And the bouldering along Greenland’s west coast is meant to be incredible (I’m sure a welcome change from big wall horrors!)

Bouldering along Greenlands coast

Bouldering along Greenlands coast. Photo courtesy of Sean Villanueva O'Driscoll

We’re hoping to find a few walls that no one has even thought of climbing yet.  We’ll just have to see what comes along.

Climb ZA:  How do you plan to cope with living together in such a small space for four months?
We’ll have a conch with us, and whoever holds it can speak.  I’m hoping that resolves most of our issues!  Seriously, I think we’re all relatively easy going types.  Personally, I’m planning on doing a lot of reading.

Climb ZA:  How is it that you guys can take four months off from the real world?
Well Angie and I are on a multi-year trip off savings.  As for the others, Dave is taking time off, Clinton and Andrew do work where they can take blocks of time off (with some persuading.)  It’s all a matter of priorities really!

 

Climb ZA:  How have you been preparing for the trip?
I think we’ll all be drawing on our time in Yosemite.  In my mind Yosemite is the best big-wall training ground in the world, although obviously the adventure and bad weather factors will be much greater.  The team also has experience on other walls in SA, Madagascar, USA, Kenya, Namibia, Nigeria and India.
We’re all fairly fit right now, though Ningo (Clinton) has a shoulder injury—but he’s Ningo so we’re not too worried about him.
The main preparation is logistical: getting all our gear together, sponsors, visas, food, etc.

Climb ZA:  Who are your sponsors?
We’ve applied for several exploration grants and are reaching out to various companies.  If you’d like to become involved, or send us some gear to try out, send me an email.

Personally, I’m sponsored by Vertigo Industries the South African distributor of Edelrid.

Climb ZA:  Tell us about the boat?
Dodo’s Delight is a 10m mono-hulled plastic sailboat—Bob doesn’t like me calling it plastic since it’s really GRP (glass-reinforced plastic), a type of fiberglass, but the important point is it’s not steel!

As you might expect, it’ll be rather tight fitting all five of us and our gear and food for four months!

South African Arctic Expedition

Our transport and home to be for 4 months! Photo courtesy of Sean Villanueva O'Driscoll

Climb ZA:  Can that type of boat actually make it through the Northwest Passage?
Well, we won’t be the first GRP boat through, but there can’t have been more than a handful of similar sized GRP boats that have made the journey.  It’ll be an adventure, all right!

Climb ZA:  What are you most looking forward to on the trip?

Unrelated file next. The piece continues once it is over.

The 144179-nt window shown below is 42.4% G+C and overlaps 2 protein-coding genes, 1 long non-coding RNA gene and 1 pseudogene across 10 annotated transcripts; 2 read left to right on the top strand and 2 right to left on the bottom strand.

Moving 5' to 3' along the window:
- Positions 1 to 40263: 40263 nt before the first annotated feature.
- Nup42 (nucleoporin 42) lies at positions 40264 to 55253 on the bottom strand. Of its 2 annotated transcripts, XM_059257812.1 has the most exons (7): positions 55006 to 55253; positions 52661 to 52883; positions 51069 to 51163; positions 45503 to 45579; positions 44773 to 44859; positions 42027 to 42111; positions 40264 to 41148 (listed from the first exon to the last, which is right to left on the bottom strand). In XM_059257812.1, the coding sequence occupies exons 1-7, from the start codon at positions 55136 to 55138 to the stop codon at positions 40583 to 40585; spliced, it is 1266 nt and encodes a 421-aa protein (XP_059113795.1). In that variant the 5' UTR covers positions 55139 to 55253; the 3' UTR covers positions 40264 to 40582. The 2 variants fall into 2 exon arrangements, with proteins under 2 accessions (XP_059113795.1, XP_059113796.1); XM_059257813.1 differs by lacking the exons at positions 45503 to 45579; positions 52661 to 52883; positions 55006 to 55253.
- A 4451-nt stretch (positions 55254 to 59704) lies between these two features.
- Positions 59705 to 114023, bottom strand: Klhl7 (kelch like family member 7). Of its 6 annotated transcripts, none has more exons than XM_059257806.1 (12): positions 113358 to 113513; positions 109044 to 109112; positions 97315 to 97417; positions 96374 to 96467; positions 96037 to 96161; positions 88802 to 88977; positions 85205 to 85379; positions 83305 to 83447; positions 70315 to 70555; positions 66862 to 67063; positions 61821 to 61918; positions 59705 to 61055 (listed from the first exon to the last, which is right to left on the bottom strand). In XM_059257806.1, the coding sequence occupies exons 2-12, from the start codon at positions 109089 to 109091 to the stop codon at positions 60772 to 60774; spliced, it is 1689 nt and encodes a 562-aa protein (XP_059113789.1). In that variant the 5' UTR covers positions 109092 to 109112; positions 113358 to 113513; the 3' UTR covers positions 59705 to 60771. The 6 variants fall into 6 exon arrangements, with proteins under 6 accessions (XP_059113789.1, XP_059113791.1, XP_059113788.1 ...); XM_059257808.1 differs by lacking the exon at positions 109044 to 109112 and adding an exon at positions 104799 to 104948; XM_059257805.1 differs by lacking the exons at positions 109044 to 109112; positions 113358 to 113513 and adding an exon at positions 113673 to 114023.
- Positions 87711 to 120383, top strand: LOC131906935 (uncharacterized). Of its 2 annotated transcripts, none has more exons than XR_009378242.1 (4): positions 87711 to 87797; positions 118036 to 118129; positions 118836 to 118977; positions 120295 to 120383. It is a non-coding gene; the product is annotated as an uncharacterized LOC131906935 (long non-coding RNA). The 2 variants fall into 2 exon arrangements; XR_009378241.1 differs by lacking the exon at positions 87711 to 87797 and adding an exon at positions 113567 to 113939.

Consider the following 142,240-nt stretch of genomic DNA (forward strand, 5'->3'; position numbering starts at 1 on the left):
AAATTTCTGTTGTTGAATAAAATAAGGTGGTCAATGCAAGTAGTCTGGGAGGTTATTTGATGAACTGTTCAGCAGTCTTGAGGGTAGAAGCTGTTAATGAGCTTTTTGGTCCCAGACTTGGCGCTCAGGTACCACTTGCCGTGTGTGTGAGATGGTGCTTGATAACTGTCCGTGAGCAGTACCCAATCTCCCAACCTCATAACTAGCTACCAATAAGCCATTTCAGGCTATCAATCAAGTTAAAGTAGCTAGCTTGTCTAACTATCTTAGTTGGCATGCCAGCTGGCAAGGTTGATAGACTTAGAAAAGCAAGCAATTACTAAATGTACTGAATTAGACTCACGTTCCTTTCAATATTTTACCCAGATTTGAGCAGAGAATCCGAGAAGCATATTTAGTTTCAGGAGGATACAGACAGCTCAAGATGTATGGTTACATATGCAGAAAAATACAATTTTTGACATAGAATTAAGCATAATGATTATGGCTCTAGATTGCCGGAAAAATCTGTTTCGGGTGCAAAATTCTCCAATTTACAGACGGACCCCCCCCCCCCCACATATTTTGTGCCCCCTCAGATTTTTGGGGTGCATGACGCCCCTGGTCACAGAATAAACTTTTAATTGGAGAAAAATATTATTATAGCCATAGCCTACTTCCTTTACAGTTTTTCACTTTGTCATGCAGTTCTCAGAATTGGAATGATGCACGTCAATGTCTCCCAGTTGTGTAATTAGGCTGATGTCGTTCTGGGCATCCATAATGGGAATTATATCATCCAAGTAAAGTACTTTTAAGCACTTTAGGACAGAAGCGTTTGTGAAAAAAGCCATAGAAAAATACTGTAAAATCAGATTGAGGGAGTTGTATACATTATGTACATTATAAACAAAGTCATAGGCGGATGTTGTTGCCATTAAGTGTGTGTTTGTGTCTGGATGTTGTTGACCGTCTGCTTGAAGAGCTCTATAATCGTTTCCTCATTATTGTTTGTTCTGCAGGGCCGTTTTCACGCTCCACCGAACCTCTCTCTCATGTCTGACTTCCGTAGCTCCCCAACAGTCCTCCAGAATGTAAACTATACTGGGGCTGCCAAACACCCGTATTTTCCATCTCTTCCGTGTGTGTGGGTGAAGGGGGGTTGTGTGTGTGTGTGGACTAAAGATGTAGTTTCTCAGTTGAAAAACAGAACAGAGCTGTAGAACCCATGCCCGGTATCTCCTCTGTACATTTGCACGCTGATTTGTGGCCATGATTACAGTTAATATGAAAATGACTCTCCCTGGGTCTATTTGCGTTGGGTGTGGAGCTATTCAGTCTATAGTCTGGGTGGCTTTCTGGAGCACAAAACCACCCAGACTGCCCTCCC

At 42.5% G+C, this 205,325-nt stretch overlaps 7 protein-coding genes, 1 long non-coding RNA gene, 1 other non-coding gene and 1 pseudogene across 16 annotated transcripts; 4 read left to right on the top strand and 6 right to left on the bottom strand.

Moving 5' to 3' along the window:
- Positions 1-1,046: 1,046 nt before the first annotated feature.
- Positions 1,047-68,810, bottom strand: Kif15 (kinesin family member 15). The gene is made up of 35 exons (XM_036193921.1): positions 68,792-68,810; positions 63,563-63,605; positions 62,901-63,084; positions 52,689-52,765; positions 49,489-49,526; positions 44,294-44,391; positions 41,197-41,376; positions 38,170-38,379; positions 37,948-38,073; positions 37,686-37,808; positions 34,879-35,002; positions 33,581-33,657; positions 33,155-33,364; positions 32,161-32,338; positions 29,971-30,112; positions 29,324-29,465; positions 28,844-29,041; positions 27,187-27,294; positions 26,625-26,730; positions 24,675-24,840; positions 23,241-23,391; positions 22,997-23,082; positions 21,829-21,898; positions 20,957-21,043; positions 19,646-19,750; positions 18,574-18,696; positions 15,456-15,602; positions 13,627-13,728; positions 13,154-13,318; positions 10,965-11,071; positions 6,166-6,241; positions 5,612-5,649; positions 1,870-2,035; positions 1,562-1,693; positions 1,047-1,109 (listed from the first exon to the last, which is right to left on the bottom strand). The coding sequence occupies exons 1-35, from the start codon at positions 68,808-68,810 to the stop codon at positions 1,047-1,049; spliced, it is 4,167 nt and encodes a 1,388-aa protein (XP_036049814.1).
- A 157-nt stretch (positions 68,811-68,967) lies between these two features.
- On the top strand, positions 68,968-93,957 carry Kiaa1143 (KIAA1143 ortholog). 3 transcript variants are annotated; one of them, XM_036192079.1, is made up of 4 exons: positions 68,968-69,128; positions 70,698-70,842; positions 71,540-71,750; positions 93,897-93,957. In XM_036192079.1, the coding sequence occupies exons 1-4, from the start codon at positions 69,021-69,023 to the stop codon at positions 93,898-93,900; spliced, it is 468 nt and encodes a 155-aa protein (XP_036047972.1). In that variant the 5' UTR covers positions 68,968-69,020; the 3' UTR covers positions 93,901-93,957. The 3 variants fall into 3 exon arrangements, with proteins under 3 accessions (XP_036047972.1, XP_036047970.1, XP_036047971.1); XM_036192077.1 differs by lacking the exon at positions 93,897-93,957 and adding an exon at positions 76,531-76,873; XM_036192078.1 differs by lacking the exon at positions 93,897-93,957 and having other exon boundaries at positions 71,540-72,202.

Getting to the top of a proud wall, especially if we can do it free and even better with no bolts placed.  I’m also really excited about the bouldering potential.

If we can make it all the way through to the Bering Straight I think we’ll all feel a tremendous amount of accomplishment.  This isn’t a trip where success is guaranteed.

I’m also really psyched for the wildlife: whales, penguins, polar bears, and the like.  I’d do this trip even if there were no climbing at all.

Climb ZA:  Tell us a little about your other travels?
Well that’s a long story, Angie (my wife) and I have been travelling around the world for some time now, some of the places we’ve visited are:  Patagonia, Mexico and China, Rocklands (naturally), Bishop, Yosemite, Spitzkoppe, Ha Long Bay, Fiordlands (New Zealand) and Fontainebleau!  Taking the Trans-Siberian through Russia for a week was fun.

Climb ZA:  Where are you now and what’s next up?
We just spent a few weeks in Fontainebleau with Arjan and got our asses kicked by boulders!  (It’s been a while since we’ve been bouldering!)  We’re in Spain now where we’ll be until I head to Scotland to begin the Arctic adventure.

Climb ZA:  Sounds like it will be an amazing trip!  Thanks and good luck with the trip!
More information can be found on the expedition website:  arcticproject.wordpress.com

See also:

Below are the four lucky guys who will be getting close whilst on Captain Bob’s 10m mono-hulled plastic sailboat !

Steve Bradshaw and Dave Glass SA Arctic Expedition

Steve Bradshaw (left) in Yosemite and Dave Glass (right) getting serious with a tomato in Groot Kloof

 

Clinton Martinengo and Andrew Porter profile, SA Arctic Expedition

Clinton Martinengo (left) in Yosemite and Andrew Porter (right) high up in the SA mountains

More pics of the team in action:

The team are still looking for more sponsors, so if you’d like to become involved, or have the team try out some of your gear then please send Steve an email.

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23 Responses to South African Arctic Expedition Team

  1. shorti Mar 28, 2012 at 8:48 am #

    Damn! That sounds like a proper adventure. Good luck boys!

  2. Dark Horse Mar 28, 2012 at 9:11 am #

    Sounds like a fantastic adventure… Damn I’m jealous. Living life to the full!

  3. Margherita Introna Mar 28, 2012 at 9:57 am #

    Climb strong. Climb safe.
    Enjoy every moment!

  4. kyle Mar 28, 2012 at 10:03 am #

    So awesome to see a real expedition profiled where there is no support of a cause or arbitrary firsts being claimed. Just raw adventure with friends. Super inspiring.